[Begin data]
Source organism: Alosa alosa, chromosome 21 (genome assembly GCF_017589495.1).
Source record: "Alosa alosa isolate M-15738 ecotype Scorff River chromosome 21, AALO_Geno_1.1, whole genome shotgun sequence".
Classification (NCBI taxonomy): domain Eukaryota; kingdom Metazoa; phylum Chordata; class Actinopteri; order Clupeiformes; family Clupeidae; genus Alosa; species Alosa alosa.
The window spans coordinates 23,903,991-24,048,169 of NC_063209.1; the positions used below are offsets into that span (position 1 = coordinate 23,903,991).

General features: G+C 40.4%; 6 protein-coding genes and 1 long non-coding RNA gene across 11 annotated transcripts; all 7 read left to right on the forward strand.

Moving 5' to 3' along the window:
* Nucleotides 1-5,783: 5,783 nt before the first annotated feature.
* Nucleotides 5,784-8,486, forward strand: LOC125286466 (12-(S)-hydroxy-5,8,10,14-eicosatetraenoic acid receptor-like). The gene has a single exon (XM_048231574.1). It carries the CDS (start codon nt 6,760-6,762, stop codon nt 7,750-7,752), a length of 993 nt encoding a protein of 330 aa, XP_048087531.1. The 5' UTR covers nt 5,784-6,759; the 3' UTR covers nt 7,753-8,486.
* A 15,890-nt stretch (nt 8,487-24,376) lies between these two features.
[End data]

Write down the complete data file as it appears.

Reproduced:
Source organism: Alosa alosa, chromosome 21 (genome assembly GCF_017589495.1).
Source record: "Alosa alosa isolate M-15738 ecotype Scorff River chromosome 21, AALO_Geno_1.1, whole genome shotgun sequence".
Classification (NCBI taxonomy): domain Eukaryota; kingdom Metazoa; phylum Chordata; class Actinopteri; order Clupeiformes; family Clupeidae; genus Alosa; species Alosa alosa.
The window spans coordinates 23,903,991-24,048,169 of NC_063209.1; the positions used below are offsets into that span (position 1 = coordinate 23,903,991).

General features: G+C 40.4%; 6 protein-coding genes and 1 long non-coding RNA gene across 11 annotated transcripts; all 7 read left to right on the forward strand.

Moving 5' to 3' along the window:
* Nucleotides 1-5,783: 5,783 nt before the first annotated feature.
* Nucleotides 5,784-8,486, forward strand: LOC125286466 (12-(S)-hydroxy-5,8,10,14-eicosatetraenoic acid receptor-like). The gene has a single exon (XM_048231574.1). It carries the CDS (start codon nt 6,760-6,762, stop codon nt 7,750-7,752), a length of 993 nt encoding a protein of 330 aa, XP_048087531.1. The 5' UTR covers nt 5,784-6,759; the 3' UTR covers nt 7,753-8,486.
* A 15,890-nt stretch (nt 8,487-24,376) lies between these two features.